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Freewriting?

  1. jdeschene profile image60
    jdescheneposted 8 years ago

    Hey everyone!

    How many people here enjoy freewriting?  Personally, I love it.  One thing I've discovered is that there are tons of different ways to do it.  I like to set a timer for five minutes and just start writing.  Sometimes I'll try to control the shape of it and sometimes I'll just let it be whatever it will be.  How do you freewrite?

    Also, I just published one of my freewrites here on HubPages:
    http://hubpages.com/hub/misskibble

    Feel free to take a look.

    Much love,
    John

  2. Marisa Wright profile image94
    Marisa Wrightposted 8 years ago

    I'd never heard the expression "freewriting" before.   I had a giggle at your Hub - it created a wonderfully mad picture, still trying to make sense of it all!

    I agree that just writing what comes into your head is a good exercise.  What bothers me, though, is the number of internet writers who do that all the time - and never edit.  The result is, more often than not, a stream-of-consciousness ramble that goes on far too long and ends up being indigestible. 

    You're obviously far beyond that style of "freewriting"!

    1. jdeschene profile image60
      jdescheneposted 8 years ago in reply to this

      Well, sometimes, that's the fun of it.  Those kinds of freewrites loosen you up and help you get out what's really on your mind.  Then, usually you can pick out certain topics that interest you.  Don't underestimate stream-of-consciousness.

      However, if shaped freewrites are more your thing, then I'd like to reccommend you read "Fast Fiction" by Roberta Allen.  It gives you a five minute writing exercise based on a prompt, such as "Write a story about food."  And then you write for five minutes, and what results in sometimes a workable short story.  Try it out.

      And thanks for looking at my hub!  I'm glad you enjoyed it.

      1. Marisa Wright profile image94
        Marisa Wrightposted 8 years ago in reply to this

        Not saying I underestimate it - it's fine as a starting point. I just wish people wouldn't then publish it as an article or story exactly "as is".  For most writers - especially newbies - it is often far from ready to see daylight!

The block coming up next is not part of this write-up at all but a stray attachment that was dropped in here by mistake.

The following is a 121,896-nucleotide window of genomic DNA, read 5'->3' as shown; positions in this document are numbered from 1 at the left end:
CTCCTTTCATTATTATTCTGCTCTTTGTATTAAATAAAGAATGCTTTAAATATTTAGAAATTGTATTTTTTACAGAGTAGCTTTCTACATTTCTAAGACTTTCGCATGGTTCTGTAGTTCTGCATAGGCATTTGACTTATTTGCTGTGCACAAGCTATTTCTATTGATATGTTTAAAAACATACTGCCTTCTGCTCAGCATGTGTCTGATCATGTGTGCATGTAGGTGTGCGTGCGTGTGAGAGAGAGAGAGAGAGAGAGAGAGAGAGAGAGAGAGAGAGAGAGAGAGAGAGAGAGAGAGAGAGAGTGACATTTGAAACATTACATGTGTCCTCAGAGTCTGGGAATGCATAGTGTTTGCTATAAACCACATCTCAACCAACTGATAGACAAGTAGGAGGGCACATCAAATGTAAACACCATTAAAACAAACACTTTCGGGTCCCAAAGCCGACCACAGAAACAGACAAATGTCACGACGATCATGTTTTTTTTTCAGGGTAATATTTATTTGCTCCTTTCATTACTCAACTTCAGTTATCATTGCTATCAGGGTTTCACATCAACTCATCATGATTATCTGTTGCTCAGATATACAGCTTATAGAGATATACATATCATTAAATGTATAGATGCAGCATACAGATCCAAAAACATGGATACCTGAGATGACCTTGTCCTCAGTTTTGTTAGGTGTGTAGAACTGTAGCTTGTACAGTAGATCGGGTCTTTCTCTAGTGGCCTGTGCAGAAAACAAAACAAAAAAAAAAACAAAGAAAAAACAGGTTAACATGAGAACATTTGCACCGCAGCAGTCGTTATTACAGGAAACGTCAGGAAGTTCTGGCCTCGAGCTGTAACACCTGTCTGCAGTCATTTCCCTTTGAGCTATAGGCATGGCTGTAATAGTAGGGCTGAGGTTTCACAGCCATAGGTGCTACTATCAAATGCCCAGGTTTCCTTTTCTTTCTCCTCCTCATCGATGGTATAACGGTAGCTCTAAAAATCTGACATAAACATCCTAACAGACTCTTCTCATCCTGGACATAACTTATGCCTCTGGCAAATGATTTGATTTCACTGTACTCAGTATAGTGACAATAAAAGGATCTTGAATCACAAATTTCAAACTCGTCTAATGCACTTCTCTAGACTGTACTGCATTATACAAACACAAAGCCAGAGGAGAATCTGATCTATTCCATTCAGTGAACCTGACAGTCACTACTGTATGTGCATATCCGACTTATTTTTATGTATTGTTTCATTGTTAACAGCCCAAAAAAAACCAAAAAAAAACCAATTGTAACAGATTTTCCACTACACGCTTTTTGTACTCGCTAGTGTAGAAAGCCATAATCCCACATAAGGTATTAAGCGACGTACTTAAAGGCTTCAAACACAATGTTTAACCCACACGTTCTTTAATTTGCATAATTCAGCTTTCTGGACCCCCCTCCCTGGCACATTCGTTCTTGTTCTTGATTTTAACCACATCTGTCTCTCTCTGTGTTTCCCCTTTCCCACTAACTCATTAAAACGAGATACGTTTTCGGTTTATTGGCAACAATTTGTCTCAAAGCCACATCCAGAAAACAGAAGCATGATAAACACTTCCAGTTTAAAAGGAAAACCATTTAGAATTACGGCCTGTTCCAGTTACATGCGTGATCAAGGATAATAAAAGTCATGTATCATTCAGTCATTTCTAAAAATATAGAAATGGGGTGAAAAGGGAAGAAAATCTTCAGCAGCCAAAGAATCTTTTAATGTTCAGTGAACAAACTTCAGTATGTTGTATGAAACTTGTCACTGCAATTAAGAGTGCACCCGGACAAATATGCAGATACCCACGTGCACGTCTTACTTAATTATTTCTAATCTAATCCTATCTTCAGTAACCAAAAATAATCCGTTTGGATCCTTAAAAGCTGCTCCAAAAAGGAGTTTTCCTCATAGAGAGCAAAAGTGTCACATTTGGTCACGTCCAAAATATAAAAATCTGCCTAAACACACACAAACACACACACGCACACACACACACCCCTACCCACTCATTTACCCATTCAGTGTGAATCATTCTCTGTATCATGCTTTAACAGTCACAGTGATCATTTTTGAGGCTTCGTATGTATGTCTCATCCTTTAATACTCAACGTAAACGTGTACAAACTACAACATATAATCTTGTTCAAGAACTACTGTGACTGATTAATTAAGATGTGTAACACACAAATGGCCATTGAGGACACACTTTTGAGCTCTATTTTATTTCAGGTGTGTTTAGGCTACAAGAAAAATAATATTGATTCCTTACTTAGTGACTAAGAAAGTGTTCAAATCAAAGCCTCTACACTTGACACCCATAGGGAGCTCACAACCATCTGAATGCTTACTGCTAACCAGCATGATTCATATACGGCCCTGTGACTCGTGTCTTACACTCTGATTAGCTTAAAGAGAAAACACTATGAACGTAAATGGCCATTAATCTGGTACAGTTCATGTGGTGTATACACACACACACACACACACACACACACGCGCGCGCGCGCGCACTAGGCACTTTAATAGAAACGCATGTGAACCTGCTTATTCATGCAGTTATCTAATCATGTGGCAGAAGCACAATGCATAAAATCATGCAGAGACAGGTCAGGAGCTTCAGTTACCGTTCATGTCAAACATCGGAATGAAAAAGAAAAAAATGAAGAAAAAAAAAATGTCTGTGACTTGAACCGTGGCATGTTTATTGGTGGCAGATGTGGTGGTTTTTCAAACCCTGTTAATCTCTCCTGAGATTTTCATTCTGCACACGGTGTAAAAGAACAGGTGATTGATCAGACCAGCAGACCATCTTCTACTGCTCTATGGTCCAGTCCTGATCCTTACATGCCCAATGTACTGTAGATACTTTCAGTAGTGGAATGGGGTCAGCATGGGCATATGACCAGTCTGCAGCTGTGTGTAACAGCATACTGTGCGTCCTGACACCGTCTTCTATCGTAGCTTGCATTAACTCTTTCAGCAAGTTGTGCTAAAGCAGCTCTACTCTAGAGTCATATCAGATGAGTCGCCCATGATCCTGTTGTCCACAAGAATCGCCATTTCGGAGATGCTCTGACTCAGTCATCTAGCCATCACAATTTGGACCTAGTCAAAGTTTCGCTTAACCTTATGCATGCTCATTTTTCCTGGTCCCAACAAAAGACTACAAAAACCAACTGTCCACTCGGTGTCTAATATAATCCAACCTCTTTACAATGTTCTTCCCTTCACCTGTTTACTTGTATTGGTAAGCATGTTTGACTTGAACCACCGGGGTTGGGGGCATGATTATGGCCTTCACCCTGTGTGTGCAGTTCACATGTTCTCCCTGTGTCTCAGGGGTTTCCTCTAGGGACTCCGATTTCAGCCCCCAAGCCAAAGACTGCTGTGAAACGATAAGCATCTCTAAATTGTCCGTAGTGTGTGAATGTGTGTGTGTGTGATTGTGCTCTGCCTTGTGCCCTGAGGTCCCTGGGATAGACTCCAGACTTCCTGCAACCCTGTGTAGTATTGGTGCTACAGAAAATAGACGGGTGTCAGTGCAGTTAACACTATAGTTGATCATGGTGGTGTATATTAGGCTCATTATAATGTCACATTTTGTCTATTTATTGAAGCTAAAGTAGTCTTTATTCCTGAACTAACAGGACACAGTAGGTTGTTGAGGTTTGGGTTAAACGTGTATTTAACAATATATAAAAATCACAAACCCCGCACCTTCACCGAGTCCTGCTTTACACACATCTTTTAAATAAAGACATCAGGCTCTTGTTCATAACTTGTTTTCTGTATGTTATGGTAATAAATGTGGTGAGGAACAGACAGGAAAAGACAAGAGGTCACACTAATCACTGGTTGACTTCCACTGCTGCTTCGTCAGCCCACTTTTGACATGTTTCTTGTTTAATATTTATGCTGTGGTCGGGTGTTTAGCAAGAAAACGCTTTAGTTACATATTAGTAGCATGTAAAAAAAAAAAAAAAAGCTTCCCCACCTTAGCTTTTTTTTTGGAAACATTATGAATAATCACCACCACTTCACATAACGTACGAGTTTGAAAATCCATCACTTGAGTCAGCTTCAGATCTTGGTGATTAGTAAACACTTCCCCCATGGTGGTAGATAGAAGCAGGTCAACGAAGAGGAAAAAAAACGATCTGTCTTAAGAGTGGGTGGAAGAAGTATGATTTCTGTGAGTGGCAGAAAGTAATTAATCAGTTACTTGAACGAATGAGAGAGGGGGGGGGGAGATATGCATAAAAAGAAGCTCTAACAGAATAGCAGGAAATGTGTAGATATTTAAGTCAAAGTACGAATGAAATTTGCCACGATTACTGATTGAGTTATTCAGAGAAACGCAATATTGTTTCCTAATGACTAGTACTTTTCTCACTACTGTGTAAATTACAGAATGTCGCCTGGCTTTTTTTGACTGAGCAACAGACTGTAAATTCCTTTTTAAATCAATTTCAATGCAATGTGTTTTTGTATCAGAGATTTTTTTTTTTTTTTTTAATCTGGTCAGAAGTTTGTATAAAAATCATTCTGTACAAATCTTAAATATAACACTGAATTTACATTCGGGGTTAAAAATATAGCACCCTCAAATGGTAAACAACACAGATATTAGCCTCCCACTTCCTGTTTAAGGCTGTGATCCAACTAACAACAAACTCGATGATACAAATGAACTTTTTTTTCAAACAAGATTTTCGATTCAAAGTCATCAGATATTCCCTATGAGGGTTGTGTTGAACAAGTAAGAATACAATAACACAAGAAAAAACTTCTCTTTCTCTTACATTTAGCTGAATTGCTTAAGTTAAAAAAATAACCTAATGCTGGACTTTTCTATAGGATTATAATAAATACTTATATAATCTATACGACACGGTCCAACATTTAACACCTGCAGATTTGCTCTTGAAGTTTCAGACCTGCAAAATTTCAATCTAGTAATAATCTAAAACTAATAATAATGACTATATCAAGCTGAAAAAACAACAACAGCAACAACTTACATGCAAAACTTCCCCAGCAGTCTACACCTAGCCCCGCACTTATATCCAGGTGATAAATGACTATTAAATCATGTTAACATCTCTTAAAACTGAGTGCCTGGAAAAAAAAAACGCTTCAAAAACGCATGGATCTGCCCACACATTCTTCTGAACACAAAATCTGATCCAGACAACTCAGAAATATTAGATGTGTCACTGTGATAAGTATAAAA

1. jdeschene profile image60
          jdescheneposted 8 years ago in reply to this

          Ah, yes.  I can see your point.  It has it's place which, for the most part, probably isn't here, at least not without proper warning to the reader.

  3. WHoArtNow profile image83
    WHoArtNowposted 8 years ago

    I love to free-write, but I'd never publish any, my mind is a warped place and I wouldn't want to scare any of my fellow hubbers!

    1. jdeschene profile image60
      jdescheneposted 8 years ago in reply to this

      In my opinion, the more warped, the better!  I'd love to see just how warped your mind can be!

      1. Amber Korn profile image57
        Amber Kornposted 8 years ago in reply to this

        One persons idea of warped, may be another persons idea of sanctuary.  As for those who view the writings of a "Newbie" as a test to ones patience if the writing does not meet their standard of intellectual content don't read it.  Nobody will twist your arm.  To express yourself in a literary forum is a unique and liberating experience to everyone.  It is a form of expression with anonymity,  I believe the only way to become a truly worthy writer is to have an open mind,  and the ability to see the intention of the art form no matter how crude.  So, I say write, no matter how warped you presume your writing to be their is always someone who will read it.

        1. jdeschene profile image60
          jdescheneposted 8 years ago in reply to this

          That's quite a profound statement, one with which I wholeheartedly agree.  It seems, though, that people find such great difficulty in being so open.  Like all of our first attempts feel similar to pushing against the current that's run our lives for so long. 

          Amber, It's refreshing to hear someone else say what's been in my head for a long time.  smile

  4. Shalini Kagal profile image80
    Shalini Kagalposted 8 years ago

    Freewriting can be a great read if the writer is good - and a punishment when he isn't smile

    Love James Joyce and feel that stream of consciousness can be powerful writing!

    1. jdeschene profile image60
      jdescheneposted 8 years ago in reply to this

      Do you have any James Joyce recommendations?

  5. Shalini Kagal profile image80
    Shalini Kagalposted 8 years ago

    A Portrait of the Artist as a Young Man and Ulysses - preferably in that order.

 
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